Follow-Up to Last Month’s WWI Article on Captain Reddan; Shout-Out from Granddaughter

Bodies being prepared for burial after the WWI battle of Bois d’Ormont.

Last month I posted an ironic and funny story of how a teacher I work with told me about her grandfather’s experience in World War I. She had given me a rather large family photo album containing information and pictures pertaining to her grandfather, Captain William Redden, and his time in the army. The irony of the whole situation was that the regiment he served in was identical to the one my friend is writing a book about, and which I just read an excerpt of a few days before. It was just one of those things that get us history buffs excited. Any way, I had to put it on my blog because of how astonished I was, and she thanked me for it and said she would share it with her family members. Sure enough, tonight I received a message posted to the wall of this blog’s Facebook Page, from one of Capt. Reddan’s other granddaughters, Lynn. I thought I would share it with you all here:

Greg, my sister told me about your encounter at school with regard to our grandfather’s experiences in World War One, and I’ve read your blog on my grandfather Captain William J. Reddan, author of “Other Men’s Lives”. We are only here because our grandfather survived the Battle of Bois d’ Ormont—fought on 10/18/1918. He was ordered to take over 200 men into battle and returned with only 13. My father, his youngest son, was born 10 years after he came home from the war. The part you mentioned about his refusing to shake the governor’s hand occurred on page 397 of “Other Men’s Lives” when he saw the sickening “hero’s welcome” and welcoming parade which we still do one hundred years later (for killing people?) and here I quote grandfather after being introduced to the governor of NJ: “The Governor complimented the regiment on its work in France and remarked ‘It was hard going, captain. The enemy put up a strong resistance’.”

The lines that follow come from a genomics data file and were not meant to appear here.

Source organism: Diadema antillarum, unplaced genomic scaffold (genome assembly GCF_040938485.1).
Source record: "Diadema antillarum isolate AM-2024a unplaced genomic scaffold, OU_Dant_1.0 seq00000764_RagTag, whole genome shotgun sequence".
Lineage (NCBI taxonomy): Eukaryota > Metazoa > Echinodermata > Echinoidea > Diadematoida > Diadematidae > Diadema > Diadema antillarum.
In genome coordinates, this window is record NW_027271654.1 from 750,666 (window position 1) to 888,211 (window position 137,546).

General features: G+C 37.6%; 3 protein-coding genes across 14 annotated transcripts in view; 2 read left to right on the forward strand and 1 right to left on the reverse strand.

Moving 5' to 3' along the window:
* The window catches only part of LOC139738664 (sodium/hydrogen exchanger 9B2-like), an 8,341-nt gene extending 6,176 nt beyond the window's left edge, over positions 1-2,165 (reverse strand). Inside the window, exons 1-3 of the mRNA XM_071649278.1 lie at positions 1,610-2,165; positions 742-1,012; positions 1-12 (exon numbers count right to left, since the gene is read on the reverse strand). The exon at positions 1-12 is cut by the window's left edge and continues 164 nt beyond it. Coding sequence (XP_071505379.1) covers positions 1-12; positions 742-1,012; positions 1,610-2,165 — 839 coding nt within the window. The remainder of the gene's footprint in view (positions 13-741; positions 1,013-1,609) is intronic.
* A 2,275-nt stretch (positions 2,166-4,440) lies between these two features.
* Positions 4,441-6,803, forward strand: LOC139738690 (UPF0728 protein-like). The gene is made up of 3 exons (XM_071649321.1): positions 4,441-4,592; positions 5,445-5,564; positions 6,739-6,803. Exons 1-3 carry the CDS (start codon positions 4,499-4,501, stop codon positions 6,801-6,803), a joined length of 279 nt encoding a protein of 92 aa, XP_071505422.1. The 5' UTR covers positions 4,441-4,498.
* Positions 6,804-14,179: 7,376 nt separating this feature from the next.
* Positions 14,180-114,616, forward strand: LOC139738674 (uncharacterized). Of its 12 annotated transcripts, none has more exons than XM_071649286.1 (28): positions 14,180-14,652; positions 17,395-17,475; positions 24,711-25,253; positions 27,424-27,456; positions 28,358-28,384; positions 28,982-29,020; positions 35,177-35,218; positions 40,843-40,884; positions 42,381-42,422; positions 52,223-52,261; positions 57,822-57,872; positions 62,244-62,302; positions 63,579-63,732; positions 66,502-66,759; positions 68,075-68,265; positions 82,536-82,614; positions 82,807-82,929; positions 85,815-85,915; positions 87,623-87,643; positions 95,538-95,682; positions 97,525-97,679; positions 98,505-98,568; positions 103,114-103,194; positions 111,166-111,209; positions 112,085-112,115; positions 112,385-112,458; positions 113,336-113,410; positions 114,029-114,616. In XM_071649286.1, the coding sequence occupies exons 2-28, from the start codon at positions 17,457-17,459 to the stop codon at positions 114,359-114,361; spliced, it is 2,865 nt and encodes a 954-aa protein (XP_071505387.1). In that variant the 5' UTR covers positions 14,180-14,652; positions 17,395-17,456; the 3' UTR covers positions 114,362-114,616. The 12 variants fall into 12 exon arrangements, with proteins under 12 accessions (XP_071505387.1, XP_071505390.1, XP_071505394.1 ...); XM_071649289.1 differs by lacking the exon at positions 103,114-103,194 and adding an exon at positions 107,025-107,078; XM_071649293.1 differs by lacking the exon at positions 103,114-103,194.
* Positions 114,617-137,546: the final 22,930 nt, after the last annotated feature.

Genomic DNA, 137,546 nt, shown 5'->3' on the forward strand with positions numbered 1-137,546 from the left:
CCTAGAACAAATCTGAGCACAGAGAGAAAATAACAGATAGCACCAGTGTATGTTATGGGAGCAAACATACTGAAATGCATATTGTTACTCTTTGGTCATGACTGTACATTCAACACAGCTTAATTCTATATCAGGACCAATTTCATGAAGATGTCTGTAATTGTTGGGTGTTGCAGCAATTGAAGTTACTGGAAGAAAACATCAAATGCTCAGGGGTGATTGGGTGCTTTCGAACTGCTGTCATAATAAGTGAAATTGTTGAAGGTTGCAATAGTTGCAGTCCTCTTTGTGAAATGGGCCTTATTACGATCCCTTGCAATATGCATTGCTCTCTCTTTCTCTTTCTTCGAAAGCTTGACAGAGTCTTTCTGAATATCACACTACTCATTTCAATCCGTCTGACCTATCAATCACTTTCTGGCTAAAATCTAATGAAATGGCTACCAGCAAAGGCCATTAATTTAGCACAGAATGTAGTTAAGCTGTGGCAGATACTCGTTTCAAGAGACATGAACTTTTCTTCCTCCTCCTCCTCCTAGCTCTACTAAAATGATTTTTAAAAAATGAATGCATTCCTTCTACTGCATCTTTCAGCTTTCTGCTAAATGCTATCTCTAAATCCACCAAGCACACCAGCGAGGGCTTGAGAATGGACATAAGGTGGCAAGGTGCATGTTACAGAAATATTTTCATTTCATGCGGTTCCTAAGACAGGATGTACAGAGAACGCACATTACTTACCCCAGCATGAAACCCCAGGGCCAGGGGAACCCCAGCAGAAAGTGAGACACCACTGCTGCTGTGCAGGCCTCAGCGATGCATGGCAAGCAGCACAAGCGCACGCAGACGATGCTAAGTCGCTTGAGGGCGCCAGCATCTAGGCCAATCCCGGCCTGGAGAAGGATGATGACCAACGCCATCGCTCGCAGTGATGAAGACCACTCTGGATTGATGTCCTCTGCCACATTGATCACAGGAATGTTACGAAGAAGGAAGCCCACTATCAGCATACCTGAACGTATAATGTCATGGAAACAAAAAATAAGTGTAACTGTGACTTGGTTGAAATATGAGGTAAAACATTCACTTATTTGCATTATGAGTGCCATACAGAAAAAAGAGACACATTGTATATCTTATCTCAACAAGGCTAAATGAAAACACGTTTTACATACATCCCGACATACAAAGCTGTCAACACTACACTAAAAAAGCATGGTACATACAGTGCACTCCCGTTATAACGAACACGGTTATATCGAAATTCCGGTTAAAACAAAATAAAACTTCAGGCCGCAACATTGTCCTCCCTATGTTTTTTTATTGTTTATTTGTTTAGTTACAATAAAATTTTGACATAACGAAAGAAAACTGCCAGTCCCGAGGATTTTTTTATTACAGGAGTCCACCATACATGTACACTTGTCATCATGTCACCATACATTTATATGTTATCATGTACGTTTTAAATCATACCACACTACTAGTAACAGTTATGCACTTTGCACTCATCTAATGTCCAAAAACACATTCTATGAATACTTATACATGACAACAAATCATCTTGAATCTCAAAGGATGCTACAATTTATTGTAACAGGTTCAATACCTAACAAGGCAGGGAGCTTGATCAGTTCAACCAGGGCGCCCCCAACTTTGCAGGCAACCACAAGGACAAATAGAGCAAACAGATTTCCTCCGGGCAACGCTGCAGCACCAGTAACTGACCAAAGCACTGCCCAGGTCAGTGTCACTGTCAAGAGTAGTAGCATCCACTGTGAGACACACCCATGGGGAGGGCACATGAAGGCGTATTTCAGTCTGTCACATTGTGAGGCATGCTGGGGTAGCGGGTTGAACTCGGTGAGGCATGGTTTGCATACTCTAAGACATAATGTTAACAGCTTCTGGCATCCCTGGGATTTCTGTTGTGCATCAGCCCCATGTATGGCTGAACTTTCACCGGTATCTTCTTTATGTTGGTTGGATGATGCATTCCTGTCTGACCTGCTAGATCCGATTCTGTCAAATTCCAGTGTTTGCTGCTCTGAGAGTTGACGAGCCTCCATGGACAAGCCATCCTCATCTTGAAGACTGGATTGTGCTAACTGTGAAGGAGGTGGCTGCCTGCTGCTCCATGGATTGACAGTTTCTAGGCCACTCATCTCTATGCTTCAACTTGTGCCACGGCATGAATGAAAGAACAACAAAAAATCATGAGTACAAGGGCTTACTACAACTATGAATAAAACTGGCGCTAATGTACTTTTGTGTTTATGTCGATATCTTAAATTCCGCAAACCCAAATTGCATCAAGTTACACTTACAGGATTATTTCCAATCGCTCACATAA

Grandfather replied “The enemy in front of us put up a good fight and we knew it, but they were not nearly as dangerous as the enemy in rear of us, in our own organization”. My grandfather gave all he had in World War One (ironically then called the War to End All Wars). And by the time World War Two came around, he saw his oldest son, Bill, then his next oldest, Doug, go off to fight and when his third son, Corr (born with a hearing disorder) was (finally) accepted to go abroad (that’s now three sons fighting “the good fight”), he had a heart attack in July of 1944 and died immediately on the beach of Manasquan. His 4th son, my father, Joseph, would also later serve in that war. There are only a few “Other Men’s Lives” around. Thanks for your blog.